SpeechWatch World’s First Standalone AAC Smartwatch
Research article Open access | Available online on: 24 October, 2019 | Last update: 28 October, 2021
In line with Mada’s continuous efforts to keep up with the latest assistive technology innovations, our Assistive Technology team has reviewed a new AAC speech device that is enjoying considerable success with users and practitioners.
SpeechWatch is the world’s first standalone Augmentative and Alternative Communication (AAC) speech device that is worn on the wrist, making it the first smartwatch of its kind. It is ideal for children and adults with Autism, Aphasia, Parkinson’s, or any condition that affects one’s ability to communicate with friends and family.
The SpeechWatch is a wearable AAC device that offers features including smartphone functionality, internet access, texting, email, social media apps, GPS mapping, tracking, streaming music and access to apps from the Google Play Store. The watch also allows parents to choose from a wide selection of readily available “parental” control apps. Additionally, all distractions can be turned off to limit the user, so that they only focus on using the TalkTablet speech app, or other specific AAC apps and features.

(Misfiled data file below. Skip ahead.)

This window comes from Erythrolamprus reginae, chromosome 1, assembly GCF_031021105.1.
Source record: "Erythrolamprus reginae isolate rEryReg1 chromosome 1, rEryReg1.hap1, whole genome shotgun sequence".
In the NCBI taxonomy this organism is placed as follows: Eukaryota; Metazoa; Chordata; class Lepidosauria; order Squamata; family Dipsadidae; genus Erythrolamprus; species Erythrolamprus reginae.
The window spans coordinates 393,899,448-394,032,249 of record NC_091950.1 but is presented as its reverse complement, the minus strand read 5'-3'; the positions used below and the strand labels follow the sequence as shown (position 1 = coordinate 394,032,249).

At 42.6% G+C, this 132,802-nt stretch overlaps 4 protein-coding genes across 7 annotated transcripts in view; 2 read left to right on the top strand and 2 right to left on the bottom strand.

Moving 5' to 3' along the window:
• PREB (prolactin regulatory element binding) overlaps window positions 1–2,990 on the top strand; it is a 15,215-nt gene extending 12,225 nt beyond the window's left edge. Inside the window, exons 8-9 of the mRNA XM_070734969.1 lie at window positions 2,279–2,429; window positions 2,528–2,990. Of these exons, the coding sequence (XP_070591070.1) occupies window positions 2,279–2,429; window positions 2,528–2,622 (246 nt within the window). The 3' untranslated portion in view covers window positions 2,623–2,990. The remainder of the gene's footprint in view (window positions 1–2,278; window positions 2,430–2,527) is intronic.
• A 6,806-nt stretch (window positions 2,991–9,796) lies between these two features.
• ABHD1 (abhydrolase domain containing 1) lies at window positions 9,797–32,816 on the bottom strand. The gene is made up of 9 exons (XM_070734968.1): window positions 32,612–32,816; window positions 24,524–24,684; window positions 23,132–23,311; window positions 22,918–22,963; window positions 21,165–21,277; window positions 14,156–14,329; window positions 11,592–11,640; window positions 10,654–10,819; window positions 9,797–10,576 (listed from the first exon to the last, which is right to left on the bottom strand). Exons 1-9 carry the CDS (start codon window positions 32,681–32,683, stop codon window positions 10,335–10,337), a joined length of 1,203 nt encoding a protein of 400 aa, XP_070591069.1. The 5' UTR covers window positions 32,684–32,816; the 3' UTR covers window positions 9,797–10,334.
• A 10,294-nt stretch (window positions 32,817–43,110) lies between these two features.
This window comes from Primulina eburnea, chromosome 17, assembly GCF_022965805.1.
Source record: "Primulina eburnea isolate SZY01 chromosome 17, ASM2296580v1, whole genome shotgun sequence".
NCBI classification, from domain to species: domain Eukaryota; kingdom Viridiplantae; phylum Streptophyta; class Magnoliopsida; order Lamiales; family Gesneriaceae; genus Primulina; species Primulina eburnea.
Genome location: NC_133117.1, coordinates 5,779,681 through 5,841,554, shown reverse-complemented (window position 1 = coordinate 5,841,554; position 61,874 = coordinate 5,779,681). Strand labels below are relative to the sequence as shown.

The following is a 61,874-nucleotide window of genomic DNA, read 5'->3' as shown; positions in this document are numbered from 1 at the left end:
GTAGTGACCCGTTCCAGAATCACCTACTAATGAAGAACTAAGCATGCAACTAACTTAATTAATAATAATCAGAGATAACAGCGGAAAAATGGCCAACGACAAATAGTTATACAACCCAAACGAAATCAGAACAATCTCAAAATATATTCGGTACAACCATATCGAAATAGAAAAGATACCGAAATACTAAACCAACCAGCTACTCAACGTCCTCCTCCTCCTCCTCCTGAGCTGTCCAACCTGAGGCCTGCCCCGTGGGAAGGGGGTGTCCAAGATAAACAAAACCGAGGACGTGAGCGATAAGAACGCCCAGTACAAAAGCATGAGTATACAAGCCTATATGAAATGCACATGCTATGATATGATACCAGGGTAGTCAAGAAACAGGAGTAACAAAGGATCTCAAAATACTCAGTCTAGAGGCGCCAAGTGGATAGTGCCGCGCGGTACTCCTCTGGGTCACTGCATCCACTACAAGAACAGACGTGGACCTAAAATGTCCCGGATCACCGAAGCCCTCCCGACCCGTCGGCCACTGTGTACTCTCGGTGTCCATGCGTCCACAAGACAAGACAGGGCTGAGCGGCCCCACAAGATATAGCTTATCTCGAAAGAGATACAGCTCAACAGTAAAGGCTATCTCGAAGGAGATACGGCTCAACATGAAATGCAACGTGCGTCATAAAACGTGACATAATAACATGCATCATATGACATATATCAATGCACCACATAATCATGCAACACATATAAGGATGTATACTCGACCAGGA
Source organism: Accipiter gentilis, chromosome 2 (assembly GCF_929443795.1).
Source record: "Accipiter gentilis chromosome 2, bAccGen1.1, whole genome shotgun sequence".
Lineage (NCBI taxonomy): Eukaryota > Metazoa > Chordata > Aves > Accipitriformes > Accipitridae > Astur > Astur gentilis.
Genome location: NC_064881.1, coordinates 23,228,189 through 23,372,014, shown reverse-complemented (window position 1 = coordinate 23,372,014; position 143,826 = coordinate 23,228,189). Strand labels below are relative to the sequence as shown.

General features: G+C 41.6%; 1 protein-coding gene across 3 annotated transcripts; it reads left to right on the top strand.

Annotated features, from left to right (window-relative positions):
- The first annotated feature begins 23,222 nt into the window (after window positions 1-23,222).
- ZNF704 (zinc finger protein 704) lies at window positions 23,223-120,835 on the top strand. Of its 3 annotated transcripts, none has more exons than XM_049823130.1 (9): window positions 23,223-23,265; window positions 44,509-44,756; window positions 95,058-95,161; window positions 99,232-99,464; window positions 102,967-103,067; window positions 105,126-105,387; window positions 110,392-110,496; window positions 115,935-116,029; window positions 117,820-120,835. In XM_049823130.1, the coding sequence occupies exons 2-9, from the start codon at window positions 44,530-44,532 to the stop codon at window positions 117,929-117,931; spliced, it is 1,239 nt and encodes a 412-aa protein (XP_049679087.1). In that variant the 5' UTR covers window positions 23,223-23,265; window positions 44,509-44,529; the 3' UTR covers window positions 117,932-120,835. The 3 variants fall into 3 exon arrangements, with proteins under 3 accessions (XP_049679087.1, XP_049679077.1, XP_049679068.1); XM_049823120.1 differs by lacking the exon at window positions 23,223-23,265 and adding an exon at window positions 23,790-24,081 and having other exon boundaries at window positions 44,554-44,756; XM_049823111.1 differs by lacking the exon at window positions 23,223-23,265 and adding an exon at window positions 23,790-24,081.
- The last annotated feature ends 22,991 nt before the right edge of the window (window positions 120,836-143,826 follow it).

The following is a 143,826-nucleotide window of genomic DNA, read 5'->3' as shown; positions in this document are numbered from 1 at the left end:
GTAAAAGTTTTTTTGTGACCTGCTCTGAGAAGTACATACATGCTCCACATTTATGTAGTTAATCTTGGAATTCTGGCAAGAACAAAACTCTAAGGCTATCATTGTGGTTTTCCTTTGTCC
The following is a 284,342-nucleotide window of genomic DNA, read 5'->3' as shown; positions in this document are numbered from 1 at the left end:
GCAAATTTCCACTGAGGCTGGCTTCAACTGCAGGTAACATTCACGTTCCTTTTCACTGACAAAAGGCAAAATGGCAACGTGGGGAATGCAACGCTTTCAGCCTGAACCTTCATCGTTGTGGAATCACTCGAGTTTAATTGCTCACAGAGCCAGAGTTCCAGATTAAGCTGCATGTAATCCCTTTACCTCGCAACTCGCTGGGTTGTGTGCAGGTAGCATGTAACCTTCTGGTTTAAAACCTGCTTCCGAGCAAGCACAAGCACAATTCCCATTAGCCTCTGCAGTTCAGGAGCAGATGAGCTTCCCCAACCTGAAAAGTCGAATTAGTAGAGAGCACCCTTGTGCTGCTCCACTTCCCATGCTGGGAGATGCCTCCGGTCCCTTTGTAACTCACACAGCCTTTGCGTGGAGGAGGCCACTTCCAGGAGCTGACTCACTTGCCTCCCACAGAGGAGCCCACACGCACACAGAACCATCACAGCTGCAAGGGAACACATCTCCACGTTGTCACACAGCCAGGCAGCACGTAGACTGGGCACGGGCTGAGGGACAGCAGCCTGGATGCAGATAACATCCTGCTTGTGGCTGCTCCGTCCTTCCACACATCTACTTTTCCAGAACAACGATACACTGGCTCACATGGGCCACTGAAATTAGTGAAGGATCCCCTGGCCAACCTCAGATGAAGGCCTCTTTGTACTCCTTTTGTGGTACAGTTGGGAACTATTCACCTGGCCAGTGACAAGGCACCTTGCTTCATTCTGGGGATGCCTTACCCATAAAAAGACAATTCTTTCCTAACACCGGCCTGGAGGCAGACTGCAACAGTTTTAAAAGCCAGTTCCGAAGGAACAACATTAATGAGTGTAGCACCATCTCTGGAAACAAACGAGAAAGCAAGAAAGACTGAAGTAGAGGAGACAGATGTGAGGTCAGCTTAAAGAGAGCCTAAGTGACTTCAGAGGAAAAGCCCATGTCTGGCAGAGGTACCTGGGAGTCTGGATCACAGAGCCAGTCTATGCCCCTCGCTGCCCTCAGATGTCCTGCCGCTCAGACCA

This wearable AAC device does not require a secondary smartphone or tablet in order to create or edit AAC buttons or pages. However, if the user already owns a tablet with the TalkTablet app installed, the user can utilize it to edit and create TalkTablet buttons and pages and wirelessly transfer them to the SpeechWatch or vice versa.
It is to be noted that this device requires a GSM cellular network to be able to use its cell phone features. Other key features include:
- Compatible with Android apps from Google Play Store (eg. TalkTablet)
- 1GB of RAM
- 4 cores running at 1.3GHz processor
- 16GB of storage
- A 2.2-inch screen at 320×240 resolution
- Speaker and microphone
- Camera, video recording
- IP67 waterproof rating
Mada believes that with such advancement in wearable technology, it is not far to imagine the development of an Arabic version using Tawasol AAC symbols.